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GEORGE KARL FIRES BACK AT MARK JACKSON “How many of my teams became dynasties right after I left?”


Mark Jackson took shots at George Karl during ESPN's broadcast of the Lakers' Game 2 blowout of the Trail Blazers. And thank God he did - it added to an entertainment value to otherwise anticlimactic 48 minutes of basketball.

It all started with a subtle shot, as Jackson praised Carmelo's defensive efforts by saying that 'people who killed Carmelo Anthony for his defense in the past were wrong.' Now, this doesn't narrow it down. So many have killed Melo for his defense, that you can't point at coach Karl just by this comment alone. But it didn't end there.

OK, I'll tell you this, there's a shared responsibility for whoever allowed that defense to be played. Because for some reason, he is bought in with this culture and he's committed to it.

Mark Jackson, ESPN

Ok - this does narrow it down. It's clear Jackson was referring to one of Melo's former coaches or guys who 'allowed that defense to be played.' Which one in particular - there's no irrefutable evidence for. But read between the lines, as did coach Karl himself.

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The former helmsman of the 90s SuperSonics felt that Jackson's shots were directed at him, and fairly so. In a group of Carmelo's defensive critics, Karl's voice has always been the loudest. George even immortalized it in his memoir "Furious George," where he called Anthony a "true conundrum" who was addicted to the spotlight and only cared about the offensive side of the floor.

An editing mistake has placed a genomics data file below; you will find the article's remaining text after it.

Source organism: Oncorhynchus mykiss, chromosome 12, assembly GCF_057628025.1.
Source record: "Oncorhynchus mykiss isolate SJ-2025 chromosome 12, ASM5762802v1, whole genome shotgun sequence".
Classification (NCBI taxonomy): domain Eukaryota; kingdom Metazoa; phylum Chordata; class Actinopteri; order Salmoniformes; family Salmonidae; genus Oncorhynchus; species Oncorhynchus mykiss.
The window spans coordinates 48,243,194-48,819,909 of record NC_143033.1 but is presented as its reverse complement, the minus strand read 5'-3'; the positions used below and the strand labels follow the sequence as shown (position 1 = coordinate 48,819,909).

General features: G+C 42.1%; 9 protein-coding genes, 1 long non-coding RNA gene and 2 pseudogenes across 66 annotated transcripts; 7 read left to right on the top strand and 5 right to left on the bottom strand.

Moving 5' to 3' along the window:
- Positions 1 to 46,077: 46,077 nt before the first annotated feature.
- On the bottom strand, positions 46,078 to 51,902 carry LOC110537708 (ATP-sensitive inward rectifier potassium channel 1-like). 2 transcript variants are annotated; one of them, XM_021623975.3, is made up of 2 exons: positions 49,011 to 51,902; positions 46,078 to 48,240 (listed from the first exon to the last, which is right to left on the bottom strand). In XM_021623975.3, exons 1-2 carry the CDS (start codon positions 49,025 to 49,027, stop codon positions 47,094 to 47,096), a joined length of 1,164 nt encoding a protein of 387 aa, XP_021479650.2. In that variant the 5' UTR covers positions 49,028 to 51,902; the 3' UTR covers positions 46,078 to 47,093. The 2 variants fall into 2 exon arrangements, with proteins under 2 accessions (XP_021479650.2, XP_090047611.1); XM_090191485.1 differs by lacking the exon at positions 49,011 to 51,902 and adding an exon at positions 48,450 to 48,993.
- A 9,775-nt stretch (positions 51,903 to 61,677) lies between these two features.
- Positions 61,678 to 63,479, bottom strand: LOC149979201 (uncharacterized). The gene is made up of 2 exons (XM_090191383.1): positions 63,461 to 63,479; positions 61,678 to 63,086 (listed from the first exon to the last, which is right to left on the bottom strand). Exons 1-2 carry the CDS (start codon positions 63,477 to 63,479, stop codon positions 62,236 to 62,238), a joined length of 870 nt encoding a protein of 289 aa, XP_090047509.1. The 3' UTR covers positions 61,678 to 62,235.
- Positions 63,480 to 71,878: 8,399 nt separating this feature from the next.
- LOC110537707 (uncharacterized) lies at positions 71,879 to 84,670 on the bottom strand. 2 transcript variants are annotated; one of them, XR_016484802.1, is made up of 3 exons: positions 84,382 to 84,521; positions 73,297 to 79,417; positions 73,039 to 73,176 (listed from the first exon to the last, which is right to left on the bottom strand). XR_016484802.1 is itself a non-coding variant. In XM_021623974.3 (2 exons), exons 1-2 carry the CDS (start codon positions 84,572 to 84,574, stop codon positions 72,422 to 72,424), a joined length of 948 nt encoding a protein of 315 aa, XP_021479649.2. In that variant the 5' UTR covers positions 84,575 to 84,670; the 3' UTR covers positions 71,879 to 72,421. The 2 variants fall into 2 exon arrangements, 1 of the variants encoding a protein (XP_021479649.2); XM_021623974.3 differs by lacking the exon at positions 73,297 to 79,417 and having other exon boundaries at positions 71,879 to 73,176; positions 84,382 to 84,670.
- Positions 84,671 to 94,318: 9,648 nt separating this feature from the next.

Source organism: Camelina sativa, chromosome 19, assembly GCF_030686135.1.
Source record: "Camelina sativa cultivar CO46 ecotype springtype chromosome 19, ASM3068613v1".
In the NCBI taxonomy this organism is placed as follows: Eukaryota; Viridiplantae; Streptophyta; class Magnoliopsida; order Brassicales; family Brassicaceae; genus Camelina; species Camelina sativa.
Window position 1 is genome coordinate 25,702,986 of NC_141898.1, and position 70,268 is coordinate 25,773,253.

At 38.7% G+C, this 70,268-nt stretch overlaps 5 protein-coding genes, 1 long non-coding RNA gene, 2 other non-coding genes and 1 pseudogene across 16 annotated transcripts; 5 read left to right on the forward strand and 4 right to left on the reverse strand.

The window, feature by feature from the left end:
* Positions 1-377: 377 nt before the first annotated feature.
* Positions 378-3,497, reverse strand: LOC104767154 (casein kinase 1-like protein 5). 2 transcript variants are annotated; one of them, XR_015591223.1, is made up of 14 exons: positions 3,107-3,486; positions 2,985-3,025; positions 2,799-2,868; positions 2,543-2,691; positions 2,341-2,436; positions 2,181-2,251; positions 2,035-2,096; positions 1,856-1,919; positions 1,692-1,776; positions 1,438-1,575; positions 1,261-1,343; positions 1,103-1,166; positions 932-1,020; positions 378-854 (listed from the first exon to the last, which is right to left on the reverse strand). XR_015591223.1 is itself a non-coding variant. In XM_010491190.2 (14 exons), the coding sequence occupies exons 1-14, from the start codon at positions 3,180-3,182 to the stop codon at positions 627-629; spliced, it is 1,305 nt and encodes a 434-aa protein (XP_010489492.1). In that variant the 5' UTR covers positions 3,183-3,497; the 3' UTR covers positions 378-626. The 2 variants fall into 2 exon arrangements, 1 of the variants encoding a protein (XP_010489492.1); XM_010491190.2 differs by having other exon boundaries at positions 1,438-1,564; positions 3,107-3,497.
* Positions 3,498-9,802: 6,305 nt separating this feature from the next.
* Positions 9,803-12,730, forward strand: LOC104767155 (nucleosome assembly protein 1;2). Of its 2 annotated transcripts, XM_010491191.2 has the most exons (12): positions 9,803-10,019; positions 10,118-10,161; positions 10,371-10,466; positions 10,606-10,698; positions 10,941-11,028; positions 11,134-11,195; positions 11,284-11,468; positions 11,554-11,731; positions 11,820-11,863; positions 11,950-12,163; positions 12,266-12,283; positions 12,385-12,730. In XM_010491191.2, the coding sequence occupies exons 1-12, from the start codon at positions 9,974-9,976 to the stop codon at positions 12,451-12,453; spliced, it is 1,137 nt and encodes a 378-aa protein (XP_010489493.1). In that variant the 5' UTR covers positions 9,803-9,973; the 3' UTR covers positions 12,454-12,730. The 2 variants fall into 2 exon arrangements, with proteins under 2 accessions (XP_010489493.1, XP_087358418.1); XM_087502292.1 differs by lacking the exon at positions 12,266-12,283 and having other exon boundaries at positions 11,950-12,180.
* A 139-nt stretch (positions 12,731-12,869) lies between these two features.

"He really lit my fuse with his low demand of himself on defense. He had no commitment to the hard, dirty work of stopping the other guy. My ideal — probably every coach’s ideal — is when your best player is also your leader. But since Carmelo only played hard on one side of the ball, he made it plain he couldn’t lead the Nuggets, even though he said he wanted to. Coaching him meant working around his defense and compensating for his attitude.”

George Karl, Furious George

Karl, the ultimate critic of Carmelo's defensive efforts, had every right to feel like Jackson was firing shots at him. He also had every right to fire back. And he did, with a ruthless Twitter response.

George Karl out! The ultimate mic drop moment by '13 Coach of the Year. Especially that last bit about the Warriors becoming a dynasty after Jackson was replaced with Steve Kerr. In his first year taking over, with the same roster Jackson had at his disposal, Kerr took Golden State from 51 to 67 wins, and from a first-round exit to an NBA championship. Now Steve has always been the one to give credit to Jackson for his impact on the foundations of the Warriors dynasty, but the fact is that a coaching change transitioned an average postseason participant into an NBA champion within one season. So it's obviously a touchy territory for Jackson, but Karl had no trouble going there.

In terms of Karl calling out Mark on his coaching accolades, he sure has the bragging rights in that department. Other than winning the already mentioned Coach of the Year award, George has coached in four All-Star games, has made the NBA Finals with Seattle in '96, and had coached two DPOY winners in Gary Payton and Marcus Camby. Mark Jackson hasn't done any of those things.

So with all things combined, it isn't hard to declare the winner of this little former-coach beef. It's George Karl, and the decision is unanimous.

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